'Long Before the Prison Walls: Indigenous Imprisonment and the Rituals of Confinement'
(Reporting at Salinas Valley State Prison took place in late 2019 shortly before the pandemic)
Watch towers and barbed-wire break up the penal-jigsaw topography at a central California prison. It's a hot fall day, and because of the heat, few men walk the expanse of the yard. But my guide, his salt and pepper ponytail hanging down his back, barely breaks a sweat as he points out the skeletal wooden structure of what will become a sweat lodge. It's where he'll lead ceremony for incarcerated Indigenous men at Salinas Valley State Prison. The practice, Native American Spiritual Leader and Akimel O’otham Nation member, Shannon Rivers explains, “brings a sense of spiritual balance,” within the walls of this maximum-security prison. A confined space of daily routine cloaked in violence; this is where chaos makes its home. Indigenous rituals, however, can disrupt the penal repetition of brutality committed against -and amongst-Indigenous bodies and minds.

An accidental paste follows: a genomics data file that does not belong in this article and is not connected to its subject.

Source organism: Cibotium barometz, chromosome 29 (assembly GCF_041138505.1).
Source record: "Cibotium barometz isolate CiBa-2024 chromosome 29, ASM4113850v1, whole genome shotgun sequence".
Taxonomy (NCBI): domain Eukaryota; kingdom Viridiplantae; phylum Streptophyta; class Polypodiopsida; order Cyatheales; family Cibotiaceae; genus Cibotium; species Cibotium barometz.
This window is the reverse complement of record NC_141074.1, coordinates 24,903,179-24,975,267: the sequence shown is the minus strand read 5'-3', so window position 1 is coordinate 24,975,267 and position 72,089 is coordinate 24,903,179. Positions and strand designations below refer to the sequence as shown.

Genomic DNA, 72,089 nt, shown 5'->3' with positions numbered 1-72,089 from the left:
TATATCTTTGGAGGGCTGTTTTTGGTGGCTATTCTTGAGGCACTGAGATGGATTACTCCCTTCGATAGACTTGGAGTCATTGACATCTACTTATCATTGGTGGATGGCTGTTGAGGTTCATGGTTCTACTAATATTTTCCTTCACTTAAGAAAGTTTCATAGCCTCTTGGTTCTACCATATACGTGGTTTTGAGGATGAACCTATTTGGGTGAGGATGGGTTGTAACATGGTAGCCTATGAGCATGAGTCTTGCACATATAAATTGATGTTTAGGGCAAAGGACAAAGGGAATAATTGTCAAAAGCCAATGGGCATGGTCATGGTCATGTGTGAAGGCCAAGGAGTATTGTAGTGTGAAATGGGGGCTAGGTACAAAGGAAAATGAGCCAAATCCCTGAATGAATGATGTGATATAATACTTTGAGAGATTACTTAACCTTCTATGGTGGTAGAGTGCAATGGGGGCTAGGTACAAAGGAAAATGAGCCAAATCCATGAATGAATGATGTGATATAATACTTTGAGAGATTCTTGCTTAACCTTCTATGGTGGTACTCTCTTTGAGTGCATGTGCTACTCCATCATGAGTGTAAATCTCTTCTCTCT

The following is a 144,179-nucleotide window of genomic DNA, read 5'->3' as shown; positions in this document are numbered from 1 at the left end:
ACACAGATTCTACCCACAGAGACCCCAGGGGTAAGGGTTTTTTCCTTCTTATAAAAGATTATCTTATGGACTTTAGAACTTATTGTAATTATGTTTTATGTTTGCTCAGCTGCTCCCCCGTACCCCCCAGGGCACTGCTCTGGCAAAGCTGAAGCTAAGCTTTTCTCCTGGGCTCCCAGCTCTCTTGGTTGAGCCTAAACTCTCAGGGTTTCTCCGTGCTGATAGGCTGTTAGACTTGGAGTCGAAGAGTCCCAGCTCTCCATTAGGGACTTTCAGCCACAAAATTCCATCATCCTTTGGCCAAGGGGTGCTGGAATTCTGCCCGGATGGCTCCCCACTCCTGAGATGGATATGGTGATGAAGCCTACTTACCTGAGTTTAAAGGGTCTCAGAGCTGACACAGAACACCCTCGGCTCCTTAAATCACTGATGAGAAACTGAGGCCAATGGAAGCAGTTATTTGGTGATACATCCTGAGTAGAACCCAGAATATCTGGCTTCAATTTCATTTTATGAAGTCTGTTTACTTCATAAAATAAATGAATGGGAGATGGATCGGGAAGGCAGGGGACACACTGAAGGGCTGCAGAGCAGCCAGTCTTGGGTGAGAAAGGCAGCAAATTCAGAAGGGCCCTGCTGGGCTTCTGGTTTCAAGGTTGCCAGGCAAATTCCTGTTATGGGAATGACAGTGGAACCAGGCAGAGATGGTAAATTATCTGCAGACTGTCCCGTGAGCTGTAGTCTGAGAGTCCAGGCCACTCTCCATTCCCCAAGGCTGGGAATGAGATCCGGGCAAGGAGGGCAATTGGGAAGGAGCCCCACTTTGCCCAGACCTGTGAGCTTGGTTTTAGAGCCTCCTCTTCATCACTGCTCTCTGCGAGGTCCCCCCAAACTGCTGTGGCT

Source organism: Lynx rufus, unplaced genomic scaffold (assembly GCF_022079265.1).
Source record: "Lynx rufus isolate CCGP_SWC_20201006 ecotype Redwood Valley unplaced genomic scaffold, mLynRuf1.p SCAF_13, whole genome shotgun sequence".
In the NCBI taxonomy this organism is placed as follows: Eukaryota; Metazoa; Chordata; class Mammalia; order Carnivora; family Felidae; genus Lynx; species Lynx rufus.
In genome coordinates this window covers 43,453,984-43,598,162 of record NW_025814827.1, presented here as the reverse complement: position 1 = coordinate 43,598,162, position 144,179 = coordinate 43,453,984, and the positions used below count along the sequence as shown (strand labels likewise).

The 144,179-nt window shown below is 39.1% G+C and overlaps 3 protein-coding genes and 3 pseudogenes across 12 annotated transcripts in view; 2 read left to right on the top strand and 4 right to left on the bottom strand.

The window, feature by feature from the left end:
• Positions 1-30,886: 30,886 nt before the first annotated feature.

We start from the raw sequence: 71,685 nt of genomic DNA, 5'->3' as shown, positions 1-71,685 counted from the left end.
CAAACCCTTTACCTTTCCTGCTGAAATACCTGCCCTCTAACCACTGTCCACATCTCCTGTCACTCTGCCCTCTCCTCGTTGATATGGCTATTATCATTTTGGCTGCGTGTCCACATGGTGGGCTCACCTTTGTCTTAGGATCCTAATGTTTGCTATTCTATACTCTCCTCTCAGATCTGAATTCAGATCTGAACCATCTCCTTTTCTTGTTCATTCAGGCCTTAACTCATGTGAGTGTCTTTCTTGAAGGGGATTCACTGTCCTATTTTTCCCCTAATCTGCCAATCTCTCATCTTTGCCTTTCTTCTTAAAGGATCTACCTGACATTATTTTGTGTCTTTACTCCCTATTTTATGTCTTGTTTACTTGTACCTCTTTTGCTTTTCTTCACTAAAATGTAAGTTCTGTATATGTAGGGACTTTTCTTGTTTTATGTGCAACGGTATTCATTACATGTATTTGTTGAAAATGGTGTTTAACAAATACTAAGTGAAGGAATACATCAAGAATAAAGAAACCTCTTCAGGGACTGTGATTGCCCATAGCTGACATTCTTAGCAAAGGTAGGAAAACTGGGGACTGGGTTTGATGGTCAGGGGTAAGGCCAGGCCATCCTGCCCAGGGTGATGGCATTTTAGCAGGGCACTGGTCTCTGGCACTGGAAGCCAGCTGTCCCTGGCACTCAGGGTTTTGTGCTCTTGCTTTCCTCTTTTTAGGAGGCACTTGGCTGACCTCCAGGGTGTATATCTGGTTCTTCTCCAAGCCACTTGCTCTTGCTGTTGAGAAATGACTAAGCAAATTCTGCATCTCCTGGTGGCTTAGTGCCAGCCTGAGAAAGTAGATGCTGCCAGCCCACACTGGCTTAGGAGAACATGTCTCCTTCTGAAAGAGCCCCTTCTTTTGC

Past the yard and out of the sun, Rivers leads me into a cell block. “Hey, uncle” a young Indigenous man calls out to him, using the familial title as a term of respect. He is standing at a table with a small group in matching prison blues who are all peering into a small plastic container. Within the synthetic box, flickering greenish hues are eyed in one corner, and at the other end, a small black mass. Within these plastic walls, it’s an inter-species death match between a bright green praying mantis and a black widow. The Native who is rooting for the spider, is currently serving time for a murder he committed when he was in his teens but sentenced as an adult. Taking a break from the match, he explains that he is hoping to benefit from a California law that allows those who committed crimes under the age of 18, to have their sentences reviewed. Studies have shown that the brain does not fully develop until the age of twenty-five, including the prefrontal cortex  which impacts impulse control and decision making. The young man feels hopeful in getting his case re-heard and a reduced sentence so he can one day leave the walls of the prison. For now, he turns his attention back to the insects, hopeful again, that he will win this round at least within the walls of hard plastic.